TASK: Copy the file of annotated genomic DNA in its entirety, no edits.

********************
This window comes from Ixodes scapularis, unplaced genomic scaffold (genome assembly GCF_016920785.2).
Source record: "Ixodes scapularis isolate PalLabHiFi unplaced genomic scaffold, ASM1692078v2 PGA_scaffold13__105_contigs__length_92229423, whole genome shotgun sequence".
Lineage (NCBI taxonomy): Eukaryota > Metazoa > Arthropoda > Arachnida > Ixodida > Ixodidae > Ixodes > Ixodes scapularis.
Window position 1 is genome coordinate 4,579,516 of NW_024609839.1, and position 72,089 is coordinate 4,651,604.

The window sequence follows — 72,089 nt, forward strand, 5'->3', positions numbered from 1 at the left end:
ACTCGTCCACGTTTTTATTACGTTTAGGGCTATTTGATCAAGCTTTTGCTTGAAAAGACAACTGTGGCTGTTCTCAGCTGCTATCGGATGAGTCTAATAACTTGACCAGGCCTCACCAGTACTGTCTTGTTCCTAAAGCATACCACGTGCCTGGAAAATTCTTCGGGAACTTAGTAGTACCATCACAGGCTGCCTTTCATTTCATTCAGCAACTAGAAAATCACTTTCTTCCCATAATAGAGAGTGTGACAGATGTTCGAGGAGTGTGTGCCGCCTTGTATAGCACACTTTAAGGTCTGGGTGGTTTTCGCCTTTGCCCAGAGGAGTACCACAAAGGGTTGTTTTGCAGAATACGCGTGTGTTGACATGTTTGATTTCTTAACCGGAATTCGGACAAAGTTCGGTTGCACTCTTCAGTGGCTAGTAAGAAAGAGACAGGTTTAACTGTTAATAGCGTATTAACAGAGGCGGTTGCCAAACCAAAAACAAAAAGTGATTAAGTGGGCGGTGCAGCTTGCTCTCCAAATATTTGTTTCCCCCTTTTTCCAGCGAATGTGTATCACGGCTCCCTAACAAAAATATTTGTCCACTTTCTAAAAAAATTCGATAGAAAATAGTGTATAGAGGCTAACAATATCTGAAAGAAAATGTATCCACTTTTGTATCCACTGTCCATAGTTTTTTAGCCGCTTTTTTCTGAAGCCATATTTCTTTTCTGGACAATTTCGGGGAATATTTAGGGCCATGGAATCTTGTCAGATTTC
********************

This window comes from Ixodes scapularis, unplaced genomic scaffold (genome assembly GCF_016920785.2).
Source record: "Ixodes scapularis isolate PalLabHiFi unplaced genomic scaffold, ASM1692078v2 PGA_scaffold13__105_contigs__length_92229423, whole genome shotgun sequence".
Lineage (NCBI taxonomy): Eukaryota > Metazoa > Arthropoda > Arachnida > Ixodida > Ixodidae > Ixodes > Ixodes scapularis.
Window position 1 is genome coordinate 4,579,516 of NW_024609839.1, and position 72,089 is coordinate 4,651,604.

The window sequence follows — 72,089 nt, forward strand, 5'->3', positions numbered from 1 at the left end:
ACTCGTCCACGTTTTTATTACGTTTAGGGCTATTTGATCAAGCTTTTGCTTGAAAAGACAACTGTGGCTGTTCTCAGCTGCTATCGGATGAGTCTAATAACTTGACCAGGCCTCACCAGTACTGTCTTGTTCCTAAAGCATACCACGTGCCTGGAAAATTCTTCGGGAACTTAGTAGTACCATCACAGGCTGCCTTTCATTTCATTCAGCAACTAGAAAATCACTTTCTTCCCATAATAGAGAGTGTGACAGATGTTCGAGGAGTGTGTGCCGCCTTGTATAGCACACTTTAAGGTCTGGGTGGTTTTCGCCTTTGCCCAGAGGAGTACCACAAAGGGTTGTTTTGCAGAATACGCGTGTGTTGACATGTTTGATTTCTTAACCGGAATTCGGACAAAGTTCGGTTGCACTCTTCAGTGGCTAGTAAGAAAGAGACAGGTTTAACTGTTAATAGCGTATTAACAGAGGCGGTTGCCAAACCAAAAACAAAAAGTGATTAAGTGGGCGGTGCAGCTTGCTCTCCAAATATTTGTTTCCCCCTTTTTCCAGCGAATGTGTATCACGGCTCCCTAACAAAAATATTTGTCCACTTTCTAAAAAAATTCGATAGAAAATAGTGTATAGAGGCTAACAATATCTGAAAGAAAATGTATCCACTTTTGTATCCACTGTCCATAGTTTTTTAGCCGCTTTTTTCTGAAGCCATATTTCTTTTCTGGACAATTTCGGGGAATATTTAGGGCCATGGAATCTTGTCAGATTTC